The West Adams district of Los Angeles was once home to lawyers and tycoons, but during the 1930s, many residents were either forced to sell their homes or take in boarders because of the economic times. The bulk of the residents who were earlier members of the entertainment community had already moved to places like Beverly Hills and Hollywood. In the 1940s, members of the African-American entertainment community discovered the charms of the district and began purchasing homes there, giving the area the nickname “Sugar Hill”. Hattie McDaniel was one of the first African-American residents. In an attempt to discourage African-Americans from making their homes in the area, some residents resorted to adding covenants to the contracts when their homes were sold, either restricting African-Americans from purchasing them or prohibiting them from occupying the houses after purchase. Lillian Randolph and her husband, boxer Jack Chase, were victims of this type of discrimination. In 1946, the couple purchased a home on West Adams Boulevard with a restrictive covenant that barred them from moving into it. The US Supreme Court declared the practice unconstitutional in 1948.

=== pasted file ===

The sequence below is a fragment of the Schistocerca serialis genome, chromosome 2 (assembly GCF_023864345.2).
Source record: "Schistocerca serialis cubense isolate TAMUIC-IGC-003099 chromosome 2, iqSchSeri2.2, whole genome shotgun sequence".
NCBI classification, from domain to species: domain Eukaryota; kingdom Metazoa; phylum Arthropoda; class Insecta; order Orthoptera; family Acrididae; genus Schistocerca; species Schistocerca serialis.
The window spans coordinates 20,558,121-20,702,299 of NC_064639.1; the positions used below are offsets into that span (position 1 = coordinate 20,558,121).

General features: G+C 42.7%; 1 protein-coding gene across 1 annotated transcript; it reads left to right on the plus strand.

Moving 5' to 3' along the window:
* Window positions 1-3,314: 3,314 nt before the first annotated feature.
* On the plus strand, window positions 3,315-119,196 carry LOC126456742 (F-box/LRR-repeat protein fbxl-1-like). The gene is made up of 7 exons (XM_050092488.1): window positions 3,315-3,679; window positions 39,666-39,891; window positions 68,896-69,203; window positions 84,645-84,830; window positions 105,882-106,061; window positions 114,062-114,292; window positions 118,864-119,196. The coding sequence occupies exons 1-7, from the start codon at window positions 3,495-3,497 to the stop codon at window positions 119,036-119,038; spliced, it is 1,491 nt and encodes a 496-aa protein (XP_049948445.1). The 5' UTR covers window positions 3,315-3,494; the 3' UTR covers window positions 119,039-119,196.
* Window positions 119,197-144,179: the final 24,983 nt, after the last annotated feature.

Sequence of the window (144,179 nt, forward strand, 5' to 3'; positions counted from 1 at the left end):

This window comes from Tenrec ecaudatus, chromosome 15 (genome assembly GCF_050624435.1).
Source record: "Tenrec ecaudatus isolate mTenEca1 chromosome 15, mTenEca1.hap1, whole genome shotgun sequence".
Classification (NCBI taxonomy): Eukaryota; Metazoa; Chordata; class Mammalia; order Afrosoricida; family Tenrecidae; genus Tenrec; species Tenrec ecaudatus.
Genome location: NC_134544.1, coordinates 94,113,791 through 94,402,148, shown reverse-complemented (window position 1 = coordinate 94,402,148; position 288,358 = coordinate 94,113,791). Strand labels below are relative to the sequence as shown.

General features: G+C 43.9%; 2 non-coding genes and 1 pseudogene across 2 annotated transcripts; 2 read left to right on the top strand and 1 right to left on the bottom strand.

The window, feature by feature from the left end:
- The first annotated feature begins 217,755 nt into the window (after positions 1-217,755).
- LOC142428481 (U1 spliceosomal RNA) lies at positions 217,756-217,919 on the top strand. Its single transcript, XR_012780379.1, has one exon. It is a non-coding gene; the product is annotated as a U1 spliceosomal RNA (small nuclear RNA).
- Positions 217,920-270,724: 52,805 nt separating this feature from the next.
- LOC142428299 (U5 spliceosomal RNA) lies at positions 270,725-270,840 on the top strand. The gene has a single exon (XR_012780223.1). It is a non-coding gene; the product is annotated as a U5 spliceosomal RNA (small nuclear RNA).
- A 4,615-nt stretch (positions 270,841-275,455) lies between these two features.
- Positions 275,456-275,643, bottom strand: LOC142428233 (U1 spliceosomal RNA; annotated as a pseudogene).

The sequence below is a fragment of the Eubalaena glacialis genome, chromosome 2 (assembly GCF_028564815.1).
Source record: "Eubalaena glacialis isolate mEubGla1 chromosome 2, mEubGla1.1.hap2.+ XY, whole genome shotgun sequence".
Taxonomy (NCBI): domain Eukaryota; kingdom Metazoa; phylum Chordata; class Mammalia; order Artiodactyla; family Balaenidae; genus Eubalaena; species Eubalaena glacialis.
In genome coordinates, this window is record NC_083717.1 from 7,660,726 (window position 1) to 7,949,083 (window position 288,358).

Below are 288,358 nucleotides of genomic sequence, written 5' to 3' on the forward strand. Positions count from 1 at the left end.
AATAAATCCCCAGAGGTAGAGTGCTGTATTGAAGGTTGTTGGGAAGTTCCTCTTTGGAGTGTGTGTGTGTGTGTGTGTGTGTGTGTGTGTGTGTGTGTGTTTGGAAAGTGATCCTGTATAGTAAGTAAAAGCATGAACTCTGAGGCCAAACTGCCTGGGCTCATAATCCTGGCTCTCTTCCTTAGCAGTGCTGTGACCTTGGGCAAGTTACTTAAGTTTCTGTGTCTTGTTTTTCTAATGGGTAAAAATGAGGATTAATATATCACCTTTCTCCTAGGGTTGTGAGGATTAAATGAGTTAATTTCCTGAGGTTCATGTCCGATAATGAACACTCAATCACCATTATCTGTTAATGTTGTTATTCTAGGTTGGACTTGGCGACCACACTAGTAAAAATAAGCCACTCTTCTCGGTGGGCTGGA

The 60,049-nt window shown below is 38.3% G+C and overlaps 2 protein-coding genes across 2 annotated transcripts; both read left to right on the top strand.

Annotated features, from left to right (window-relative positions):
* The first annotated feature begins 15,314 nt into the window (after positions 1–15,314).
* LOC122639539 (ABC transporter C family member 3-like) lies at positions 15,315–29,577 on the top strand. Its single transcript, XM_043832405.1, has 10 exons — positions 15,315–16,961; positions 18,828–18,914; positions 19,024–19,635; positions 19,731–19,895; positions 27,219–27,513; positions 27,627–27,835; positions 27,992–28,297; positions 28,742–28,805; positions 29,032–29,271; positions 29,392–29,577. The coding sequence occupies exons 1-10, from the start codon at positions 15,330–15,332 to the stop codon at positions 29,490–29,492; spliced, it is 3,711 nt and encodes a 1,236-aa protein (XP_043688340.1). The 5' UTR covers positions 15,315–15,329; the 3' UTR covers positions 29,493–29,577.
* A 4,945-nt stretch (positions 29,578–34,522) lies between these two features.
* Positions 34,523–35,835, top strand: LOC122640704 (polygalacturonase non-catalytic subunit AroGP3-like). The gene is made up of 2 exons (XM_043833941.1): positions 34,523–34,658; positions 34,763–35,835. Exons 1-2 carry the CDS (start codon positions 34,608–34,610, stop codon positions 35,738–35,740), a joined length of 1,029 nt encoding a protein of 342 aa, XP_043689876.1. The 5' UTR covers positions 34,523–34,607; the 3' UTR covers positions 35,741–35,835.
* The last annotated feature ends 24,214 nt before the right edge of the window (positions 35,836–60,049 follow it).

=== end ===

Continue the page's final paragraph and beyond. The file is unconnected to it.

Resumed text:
Like her sister, Amanda, Lillian was also one of the actresses to play the part of Beulah on radio. Lillian assumed the role in 1952 when Hattie McDaniel became ill; that same year, she received an “Angel” award from the Caballeros, an African-American businessmen’s association, for her work in radio and television for 1951. She played Beulah until 1953, when Amanda took over for her. In 1954, Lillian had her own daily radio show in Hollywood, where those involved in acting were featured. In the same year, she also became the first African-American on the Board of Directors for the Hollywood chapter of the American Federation of Television and Radio Artists (AFTRA). Randolph was chosen to portray Bill Cosby’s mother in his 1969 television series, The Bill Cosby Show. She appeared in several featured roles on Sanford and Son and The Jeffersons in the 1970s. Lillian also taught acting; one of her pupils who became famous is Marla Gibbs; another is Judy Pace. Some other notable work in films, however, is her uncredited voiceover part as the maid character, Mammy Two Shoes, in William Hanna and Joseph Barbera’s Tom and Jerry cartoon short subjects for Metro Goldwyn Mayer during the 1940s and early 1950s. The character’s last appearance in the cartoons was in Push-Button Kitty in September 1952. Hanna, Barbera and Randolph had been under fire from the NAACP. Calling the role a stereotypical one, the activists had been complaining about the maid character since 1949; the character was written out entirely. Many of these had another actress (June Foray) redubbing the character in American TV broadcasts and in the DVD collections. This was not the only time Randolph received criticism. In 1946, Ebony published a story critical of her role of Birdie on The Great Gildersleeve radio show. Randolph and a scriptwriter provided a rebuttal to them in the magazine. Lillian Randolph believed these roles were not harmful to the image or opportunities of African-Americans. Her reasoning was that the roles themselves would not be discontinued, but the ethnicity of those in them would change. In 1956, Randolph and her choir, along with fellow Amos ‘n’ Andy television show cast members Tim Moore, Alvin Childress and Spencer Williams set off on a tour of the US as “The TV Stars of Amos ‘n’ Andy”; CBS claimed it was an infringement of its rights to the show and its characters. The tour soon came to an end. By 1958, Lillian, who started out as a blues singer, returned to music with a night club act.